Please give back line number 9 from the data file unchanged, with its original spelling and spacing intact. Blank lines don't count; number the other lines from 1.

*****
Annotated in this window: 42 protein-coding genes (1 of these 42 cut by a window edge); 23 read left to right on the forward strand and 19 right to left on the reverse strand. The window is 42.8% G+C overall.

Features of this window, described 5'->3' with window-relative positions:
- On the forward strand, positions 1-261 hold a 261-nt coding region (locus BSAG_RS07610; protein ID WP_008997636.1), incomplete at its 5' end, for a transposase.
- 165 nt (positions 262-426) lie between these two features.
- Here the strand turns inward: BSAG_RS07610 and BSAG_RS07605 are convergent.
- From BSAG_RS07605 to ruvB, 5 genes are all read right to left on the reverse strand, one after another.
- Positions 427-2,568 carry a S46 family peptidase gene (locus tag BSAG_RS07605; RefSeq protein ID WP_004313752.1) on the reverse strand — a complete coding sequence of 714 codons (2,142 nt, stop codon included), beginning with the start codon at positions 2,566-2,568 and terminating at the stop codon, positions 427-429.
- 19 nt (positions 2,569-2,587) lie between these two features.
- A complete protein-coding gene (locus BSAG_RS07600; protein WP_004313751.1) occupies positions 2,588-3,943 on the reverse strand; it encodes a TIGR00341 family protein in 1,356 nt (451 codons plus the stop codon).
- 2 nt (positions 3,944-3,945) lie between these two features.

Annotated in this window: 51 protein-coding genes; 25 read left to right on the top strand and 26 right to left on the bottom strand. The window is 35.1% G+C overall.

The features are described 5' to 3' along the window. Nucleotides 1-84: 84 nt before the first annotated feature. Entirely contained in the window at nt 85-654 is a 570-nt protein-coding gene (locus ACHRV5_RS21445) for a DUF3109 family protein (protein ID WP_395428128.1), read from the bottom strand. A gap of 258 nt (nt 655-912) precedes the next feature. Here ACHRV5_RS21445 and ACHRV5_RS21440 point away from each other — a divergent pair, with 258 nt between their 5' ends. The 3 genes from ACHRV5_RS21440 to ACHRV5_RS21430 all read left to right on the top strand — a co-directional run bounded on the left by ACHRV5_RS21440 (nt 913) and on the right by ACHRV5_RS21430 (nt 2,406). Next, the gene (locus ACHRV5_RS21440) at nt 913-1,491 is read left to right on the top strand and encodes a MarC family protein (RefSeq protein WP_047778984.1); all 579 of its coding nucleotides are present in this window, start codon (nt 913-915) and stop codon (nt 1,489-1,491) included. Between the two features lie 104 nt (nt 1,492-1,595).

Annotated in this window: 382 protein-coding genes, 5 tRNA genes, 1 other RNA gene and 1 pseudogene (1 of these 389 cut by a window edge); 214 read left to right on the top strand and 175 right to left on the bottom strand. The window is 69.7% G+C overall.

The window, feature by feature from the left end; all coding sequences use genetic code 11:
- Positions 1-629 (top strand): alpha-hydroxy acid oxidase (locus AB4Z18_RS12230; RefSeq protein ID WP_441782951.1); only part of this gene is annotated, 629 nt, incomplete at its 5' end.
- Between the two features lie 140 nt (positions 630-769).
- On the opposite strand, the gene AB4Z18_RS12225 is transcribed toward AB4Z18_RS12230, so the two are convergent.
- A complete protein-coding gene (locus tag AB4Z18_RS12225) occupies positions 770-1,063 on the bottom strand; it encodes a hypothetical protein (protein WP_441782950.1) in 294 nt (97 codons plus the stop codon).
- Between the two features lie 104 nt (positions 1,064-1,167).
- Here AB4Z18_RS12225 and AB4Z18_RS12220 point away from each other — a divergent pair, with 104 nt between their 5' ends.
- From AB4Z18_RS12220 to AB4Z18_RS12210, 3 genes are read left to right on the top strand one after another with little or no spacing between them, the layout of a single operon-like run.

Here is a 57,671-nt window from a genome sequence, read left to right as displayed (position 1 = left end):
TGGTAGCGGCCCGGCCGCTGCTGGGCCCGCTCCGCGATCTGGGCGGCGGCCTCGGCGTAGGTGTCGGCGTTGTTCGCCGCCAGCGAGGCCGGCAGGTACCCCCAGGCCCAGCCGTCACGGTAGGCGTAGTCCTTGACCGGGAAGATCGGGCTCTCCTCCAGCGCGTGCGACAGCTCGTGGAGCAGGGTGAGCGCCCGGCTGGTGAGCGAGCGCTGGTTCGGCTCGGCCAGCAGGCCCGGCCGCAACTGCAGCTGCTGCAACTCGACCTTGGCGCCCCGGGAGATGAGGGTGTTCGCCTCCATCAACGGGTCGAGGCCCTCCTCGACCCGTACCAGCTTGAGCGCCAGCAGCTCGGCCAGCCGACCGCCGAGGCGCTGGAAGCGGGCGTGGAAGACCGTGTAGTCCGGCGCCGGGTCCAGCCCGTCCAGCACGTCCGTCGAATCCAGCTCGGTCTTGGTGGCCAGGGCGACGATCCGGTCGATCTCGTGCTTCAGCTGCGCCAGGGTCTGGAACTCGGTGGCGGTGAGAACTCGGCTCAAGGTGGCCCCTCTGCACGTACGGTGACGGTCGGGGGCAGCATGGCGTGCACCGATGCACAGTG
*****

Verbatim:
- A complete protein-coding gene (locus BSAG_RS07600; protein WP_004313751.1) occupies positions 2,588-3,943 on the reverse strand; it encodes a TIGR00341 family protein in 1,356 nt (451 codons plus the stop codon).